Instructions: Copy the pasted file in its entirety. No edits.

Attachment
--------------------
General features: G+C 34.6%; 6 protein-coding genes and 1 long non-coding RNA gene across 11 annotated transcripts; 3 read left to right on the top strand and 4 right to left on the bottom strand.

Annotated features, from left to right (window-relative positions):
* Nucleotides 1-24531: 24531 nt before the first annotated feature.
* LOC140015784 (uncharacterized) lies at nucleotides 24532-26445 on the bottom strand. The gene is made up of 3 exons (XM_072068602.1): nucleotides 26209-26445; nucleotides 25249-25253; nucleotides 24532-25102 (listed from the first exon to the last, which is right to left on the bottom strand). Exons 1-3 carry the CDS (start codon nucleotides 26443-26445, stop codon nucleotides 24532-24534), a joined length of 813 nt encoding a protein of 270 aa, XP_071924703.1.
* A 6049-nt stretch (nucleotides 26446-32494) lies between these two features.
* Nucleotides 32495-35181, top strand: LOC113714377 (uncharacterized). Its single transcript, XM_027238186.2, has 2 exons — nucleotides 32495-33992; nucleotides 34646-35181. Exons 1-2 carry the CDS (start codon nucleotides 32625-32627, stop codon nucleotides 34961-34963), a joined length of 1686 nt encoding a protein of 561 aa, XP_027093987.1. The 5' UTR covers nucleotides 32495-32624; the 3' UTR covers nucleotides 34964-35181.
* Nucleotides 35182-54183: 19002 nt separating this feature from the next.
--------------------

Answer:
General features: G+C 34.6%; 6 protein-coding genes and 1 long non-coding RNA gene across 11 annotated transcripts; 3 read left to right on the top strand and 4 right to left on the bottom strand.

Annotated features, from left to right (window-relative positions):
* Nucleotides 1-24531: 24531 nt before the first annotated feature.
* LOC140015784 (uncharacterized) lies at nucleotides 24532-26445 on the bottom strand. The gene is made up of 3 exons (XM_072068602.1): nucleotides 26209-26445; nucleotides 25249-25253; nucleotides 24532-25102 (listed from the first exon to the last, which is right to left on the bottom strand). Exons 1-3 carry the CDS (start codon nucleotides 26443-26445, stop codon nucleotides 24532-24534), a joined length of 813 nt encoding a protein of 270 aa, XP_071924703.1.
* A 6049-nt stretch (nucleotides 26446-32494) lies between these two features.
* Nucleotides 32495-35181, top strand: LOC113714377 (uncharacterized). Its single transcript, XM_027238186.2, has 2 exons — nucleotides 32495-33992; nucleotides 34646-35181. Exons 1-2 carry the CDS (start codon nucleotides 32625-32627, stop codon nucleotides 34961-34963), a joined length of 1686 nt encoding a protein of 561 aa, XP_027093987.1. The 5' UTR covers nucleotides 32495-32624; the 3' UTR covers nucleotides 34964-35181.
* Nucleotides 35182-54183: 19002 nt separating this feature from the next.